North Vancouver School District
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News Item


Signing of the third Aboriginal Education Enhancement Agreement

June 20, 2016


Signatories to the third Aboriginal Education Enhancement Agreement.

Top row: Chris Lewis, Skwxwú7mesh Nation; Ann Whonnock, Skwxwú7mesh Nation; Chief Maureen Thomas, Tsleil-Waututh Nation; Glen Ohs, Métis Nation British Columbia; Brad Baker, North Vancouver School District; Dennis Thomas, Tsleil-Waututh Nation.

Bottom row: Jane Thornthwaite, MLA for North Vancouver-SeymourChristie Sacré, North Vancouver Board of Education; Karim Hachlaf, North Vancouver Administrators' Association; Carolyn Pena, North Vancouver Teachers' Association.

Traditional ceremony, songs and a meal marked the North Vancouver School District's third Aboriginal Education Enhancement Agreement signing at the Squamish Nation Longhouse on June 20, 2016. Developed over the past year and a half, the agreement further strengthens and supports Aboriginal student achievement and success.


"Great work is being accomplished in our school district to support students of Aboriginal ancestry and to embed the First Peoples Principles of Learning into the curriculum for all students. The third Aboriginal Education Enhancement Agreement demonstrates our commitment to continue with this work and exemplifies our district vision to inspire success for every student by bringing communities together to learn, share and grow," said Christie Sacré, Chairperson, North Vancouver Board of Education.


The agreement uses the wisdom gathered at collaborative sessions in the community, student information meetings, and formal committee meetings with First Nations, Métis and Inuit families, students and Elders. The North Vancouver School District recognizes and acknowledges the traditional territory of the Skwxwú7mesh and Tsleil-Waututh First Nations, and their involvement in the creation and execution of this agreement is paramount.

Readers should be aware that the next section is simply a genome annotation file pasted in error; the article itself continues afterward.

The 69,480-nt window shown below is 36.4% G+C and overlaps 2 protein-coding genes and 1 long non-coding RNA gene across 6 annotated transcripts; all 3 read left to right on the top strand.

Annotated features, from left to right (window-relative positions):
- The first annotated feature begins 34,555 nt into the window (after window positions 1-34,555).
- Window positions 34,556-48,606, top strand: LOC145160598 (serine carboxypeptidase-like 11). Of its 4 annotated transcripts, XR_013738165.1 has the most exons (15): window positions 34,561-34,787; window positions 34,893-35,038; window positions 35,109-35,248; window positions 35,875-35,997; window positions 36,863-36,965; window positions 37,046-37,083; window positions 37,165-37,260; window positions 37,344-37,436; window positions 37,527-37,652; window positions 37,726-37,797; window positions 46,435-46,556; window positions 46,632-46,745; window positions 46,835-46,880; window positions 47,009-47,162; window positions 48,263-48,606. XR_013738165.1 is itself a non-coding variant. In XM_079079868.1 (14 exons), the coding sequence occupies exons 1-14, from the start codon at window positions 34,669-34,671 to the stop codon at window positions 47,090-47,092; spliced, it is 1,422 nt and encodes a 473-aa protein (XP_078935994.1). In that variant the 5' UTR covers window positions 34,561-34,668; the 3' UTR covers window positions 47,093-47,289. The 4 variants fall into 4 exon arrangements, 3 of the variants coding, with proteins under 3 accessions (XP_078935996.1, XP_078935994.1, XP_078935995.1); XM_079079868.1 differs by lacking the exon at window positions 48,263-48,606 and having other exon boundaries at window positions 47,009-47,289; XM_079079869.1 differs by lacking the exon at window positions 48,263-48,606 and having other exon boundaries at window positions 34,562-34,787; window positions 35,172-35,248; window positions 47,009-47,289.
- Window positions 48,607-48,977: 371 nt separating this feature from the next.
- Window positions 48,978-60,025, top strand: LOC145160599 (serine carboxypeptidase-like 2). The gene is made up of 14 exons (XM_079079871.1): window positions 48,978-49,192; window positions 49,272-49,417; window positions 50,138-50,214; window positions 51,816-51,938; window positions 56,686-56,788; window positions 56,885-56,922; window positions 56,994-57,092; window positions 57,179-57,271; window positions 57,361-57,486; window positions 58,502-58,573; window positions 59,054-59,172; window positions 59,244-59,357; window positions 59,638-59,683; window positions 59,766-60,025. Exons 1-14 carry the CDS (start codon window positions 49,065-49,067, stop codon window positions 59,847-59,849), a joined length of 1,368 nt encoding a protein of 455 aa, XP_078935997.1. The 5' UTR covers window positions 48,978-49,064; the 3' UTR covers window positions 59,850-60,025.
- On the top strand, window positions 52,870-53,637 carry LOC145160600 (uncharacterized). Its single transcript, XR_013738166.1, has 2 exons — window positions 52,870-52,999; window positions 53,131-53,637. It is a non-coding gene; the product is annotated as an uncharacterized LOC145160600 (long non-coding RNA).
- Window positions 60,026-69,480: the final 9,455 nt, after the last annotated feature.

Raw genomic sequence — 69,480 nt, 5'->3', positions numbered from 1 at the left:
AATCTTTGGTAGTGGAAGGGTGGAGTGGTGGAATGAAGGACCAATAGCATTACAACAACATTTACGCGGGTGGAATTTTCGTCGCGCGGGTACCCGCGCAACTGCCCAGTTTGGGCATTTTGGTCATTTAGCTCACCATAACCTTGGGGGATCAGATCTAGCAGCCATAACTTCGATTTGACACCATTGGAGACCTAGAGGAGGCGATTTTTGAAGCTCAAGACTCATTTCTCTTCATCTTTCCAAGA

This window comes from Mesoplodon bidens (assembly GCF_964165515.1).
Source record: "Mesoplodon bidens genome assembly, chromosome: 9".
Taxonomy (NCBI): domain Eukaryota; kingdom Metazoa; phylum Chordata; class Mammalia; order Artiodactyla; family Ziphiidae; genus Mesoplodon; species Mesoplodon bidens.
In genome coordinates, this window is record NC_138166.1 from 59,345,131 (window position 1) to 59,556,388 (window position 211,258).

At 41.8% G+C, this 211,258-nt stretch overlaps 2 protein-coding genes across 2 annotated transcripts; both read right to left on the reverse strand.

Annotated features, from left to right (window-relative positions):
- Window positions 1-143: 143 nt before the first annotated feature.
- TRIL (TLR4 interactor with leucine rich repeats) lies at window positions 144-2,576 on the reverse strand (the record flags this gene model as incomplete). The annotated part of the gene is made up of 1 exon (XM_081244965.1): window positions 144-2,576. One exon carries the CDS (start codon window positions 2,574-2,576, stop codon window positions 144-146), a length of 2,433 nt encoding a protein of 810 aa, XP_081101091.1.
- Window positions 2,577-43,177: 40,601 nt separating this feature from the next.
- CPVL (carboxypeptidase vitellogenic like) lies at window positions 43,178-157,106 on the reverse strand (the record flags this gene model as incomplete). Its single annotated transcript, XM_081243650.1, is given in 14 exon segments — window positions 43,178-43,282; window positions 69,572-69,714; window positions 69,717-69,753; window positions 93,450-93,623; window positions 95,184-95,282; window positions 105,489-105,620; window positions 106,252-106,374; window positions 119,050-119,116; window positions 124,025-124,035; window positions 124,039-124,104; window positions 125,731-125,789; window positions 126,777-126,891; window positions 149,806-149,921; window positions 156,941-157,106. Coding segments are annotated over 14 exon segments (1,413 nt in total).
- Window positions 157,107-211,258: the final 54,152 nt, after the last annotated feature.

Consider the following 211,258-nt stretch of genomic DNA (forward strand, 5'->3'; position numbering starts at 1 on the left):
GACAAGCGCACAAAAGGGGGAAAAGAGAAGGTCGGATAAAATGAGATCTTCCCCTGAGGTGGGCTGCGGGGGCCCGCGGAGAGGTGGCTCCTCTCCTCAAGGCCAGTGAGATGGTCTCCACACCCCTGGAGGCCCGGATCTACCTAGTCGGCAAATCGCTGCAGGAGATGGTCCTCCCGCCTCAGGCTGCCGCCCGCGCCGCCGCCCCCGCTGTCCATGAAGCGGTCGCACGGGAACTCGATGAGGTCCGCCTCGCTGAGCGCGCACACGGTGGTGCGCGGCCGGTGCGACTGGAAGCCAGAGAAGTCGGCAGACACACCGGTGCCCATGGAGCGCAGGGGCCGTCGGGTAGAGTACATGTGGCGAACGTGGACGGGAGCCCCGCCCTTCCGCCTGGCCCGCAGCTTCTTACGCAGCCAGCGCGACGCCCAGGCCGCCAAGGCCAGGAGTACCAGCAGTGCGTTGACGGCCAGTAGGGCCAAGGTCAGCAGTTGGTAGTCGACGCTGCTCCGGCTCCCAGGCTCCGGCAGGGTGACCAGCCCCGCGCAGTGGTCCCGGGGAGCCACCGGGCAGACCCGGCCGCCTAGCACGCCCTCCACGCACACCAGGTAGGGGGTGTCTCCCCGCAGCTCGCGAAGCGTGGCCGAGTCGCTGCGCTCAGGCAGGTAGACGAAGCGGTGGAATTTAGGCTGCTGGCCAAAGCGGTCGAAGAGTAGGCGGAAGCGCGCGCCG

"This is one more step towards building a successful future for our youth. This agreement is a collective responsibility between those parties who wish to see our First Nations children succeed in their educational journey, and our Nation is grateful to be a part of this," said Chief Maureen Thomas, Tsleil-Waututh Nation.


The agreement is built on the foundations of four "house posts", which are the stronghold of Coast Salish longhouses and are a representation of the importance of the students, educators, community and family in the district. The four posts follow the guiding principles of consultation, collaboration, communication and consensus. The Aboriginal Education Enhancement Agreement is a five-year commitment by the school district, local Aboriginal communities, and the Ministry of Education to work together to enhance the educational achievement of Aboriginal students through programming that supports First Nations, Metis and Inuit history, culture and language.


"Our goal is for Aboriginal learners to develop a strong sense of belonging and confidence through pride in their cultural heritage and connection with their community. Métis, First Nations and Inuit learners will benefit from enhancing the learning environment so that all learners feel safe and respected and have a positive sense of place. Métis Nation British Columbia will work with traditional Knowledge Keepers to ensure that all learners have academic and social success," said Bruce Dumont, President, Métis Nation British Columbia.


"Our Elders' advice was to behave towards the teachers as if you were talking to your parents. This Aboriginal Education Enhancement Agreement is intended to bring the voices of parents into our children's school day," said Vanessa Campbell, Squamish Language Program, Squamish Nation Education.


This agreement builds on the prior two Aboriginal Education Enhancement Agreements that have guided the work of the North Vancouver School District for the past decade.  The latest agreement ensures that the work to embed Aboriginal history, culture and perspectives into the curriculum continues. Students of Aboriginal ancestry thrive when the entire school community understands Aboriginal culture, history and ways if knowing.


"SD 44 is committed to providing culturally appropriate education programs that support the academic and personal success of Aboriginal learners. This new agreement will ensure we meet the needs of North Vancouver's Aboriginal students through responsive and supportive programs that embrace collaboration and promote inclusion, mutual respect and cultural pride," said Jane Thornthwaite, MLA for North Vancouver-Seymour.